HTML5 audio element with dynamic source

I have a basic audio player:

<audio controls="controls" autoplay="true" loop="loop">
<source src="song.php" type="audio/mpeg" />
</audio>

And instead of the source pointing directly to the MP3 file I have it pointed at a PHP file which then points to the MP3 file, which works. But, when the current track is over the PHP file is pointing to a new MP3 file. So, the problem that I have is that when the player goes to loop, with the new MP3 file, it completely stops working. Is there any way around this? Is there a way to do this with a playlist or any other players?

Here is Solutions:

We have many solutions to this problem, But we recommend you to use the first solution because it is tested & true solution that will 100% work for you.

Solution 1

Copied from your duplicate question:


For starters, you are attaching a new event handler every single time the element is clicked. If someone frequently pauses the music, they will run into problems.

Intead, try this:

<audio id="audio" autoplay controls src="song.php" type="audio/mpeg"></audio>
<script type="text/javascript">
    document.getElementById('audio').addEventListener("ended",function() {
        this.src = "song.php?nocache="+new Date().getTime();
        this.play();
    });
</script>

I’m assuming that song.php is a PHP file that returns the audio data. The nocache query parameter will ensure that the file is actually called every time.

Solution 2

I think the problem is that you need to make a request once the current song finished, you can achieve this adding the ended event listener to the audio element:

HTML

<audio id="player" controls="controls" autoplay="true" loop="loop">
<source src="song.php" type="audio/mpeg" />
</audio>

Javascript

var audio = $("#player");
audio.addEventListener("ended", function(){
    $.post("song.php", function(result){
        audio.src = result;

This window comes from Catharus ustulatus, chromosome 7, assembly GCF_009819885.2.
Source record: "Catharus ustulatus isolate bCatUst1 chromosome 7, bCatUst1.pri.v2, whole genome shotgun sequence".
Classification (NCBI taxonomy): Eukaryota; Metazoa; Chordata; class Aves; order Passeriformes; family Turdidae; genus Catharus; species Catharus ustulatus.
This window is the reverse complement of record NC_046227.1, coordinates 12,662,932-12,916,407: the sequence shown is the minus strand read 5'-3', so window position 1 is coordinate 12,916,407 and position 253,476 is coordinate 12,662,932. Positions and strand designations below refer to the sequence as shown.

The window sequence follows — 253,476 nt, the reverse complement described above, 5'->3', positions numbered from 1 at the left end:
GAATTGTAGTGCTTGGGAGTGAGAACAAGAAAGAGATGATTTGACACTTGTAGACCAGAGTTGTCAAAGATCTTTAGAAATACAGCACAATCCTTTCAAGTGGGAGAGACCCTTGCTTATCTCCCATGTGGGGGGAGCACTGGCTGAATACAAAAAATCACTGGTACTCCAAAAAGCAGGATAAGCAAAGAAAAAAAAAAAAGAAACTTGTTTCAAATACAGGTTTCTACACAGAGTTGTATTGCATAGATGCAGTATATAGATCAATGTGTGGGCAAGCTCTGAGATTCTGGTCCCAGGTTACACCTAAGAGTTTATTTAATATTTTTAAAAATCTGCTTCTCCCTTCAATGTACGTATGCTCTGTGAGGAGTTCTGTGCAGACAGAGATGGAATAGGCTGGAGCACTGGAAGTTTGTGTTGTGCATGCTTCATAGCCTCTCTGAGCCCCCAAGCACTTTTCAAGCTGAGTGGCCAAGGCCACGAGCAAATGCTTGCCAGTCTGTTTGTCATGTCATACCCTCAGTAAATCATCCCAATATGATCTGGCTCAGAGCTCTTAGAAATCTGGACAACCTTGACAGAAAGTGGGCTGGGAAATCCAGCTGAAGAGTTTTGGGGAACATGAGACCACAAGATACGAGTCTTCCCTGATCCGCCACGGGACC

audio.pause();
        audio.load();//suspends and restores all audio element
        audio.play();
    });
});

Note: If you still have problems, include the PHP code in the question and check if your PHP file is getting the proper header

Solution 3

Has the random choice necessarily to be done by php ?

If not, it will perhaps be simpler to tell javascript to select a random ID in a range. Then pass it to your php script as a GET parameter.

IN the php side, do a mapping of IDs > MP3 files, so that the same ID always correspond to the same MP3. You can use whatever you want: simple associative array, database, etc. In fact the IDs don’t even have to be numbers.

IF you don’t want that someone discover your mapping and said, call directly the wscript with ID X to download your MP3, you may change your mapping at each session for example…. the important thing is that a given ID always refer to the same MP3 at least during a reasonable period.

I whould also say that doing a redirection to the MP3 file from php may cause problems to some browsers. It is perhaps better to send the correct HTTP headers and actually return the file contents directly without redirecting. Quick example :

<?php
$file = "something.mp3";
header("Content-Type:audio/mpeg");
header("Content-LEngth:".filesize($file));
readfile($file);
?>

More info about readfile and header functions

Solution 4

Perhaps the best way is to have a unique Request ID variable in the query string. Then with each request you can determine if it is a looped request or a new request or a new request for randomizing.

Do you know how to do this? If not I will include code.

Note: Use and implement solution 1 because this method fully tested our system.
Thank you 🙂

All methods was sourced from stackoverflow.com or stackexchange.com, is licensed under cc by-sa 2.5, cc by-sa 3.0 and cc by-sa 4.0

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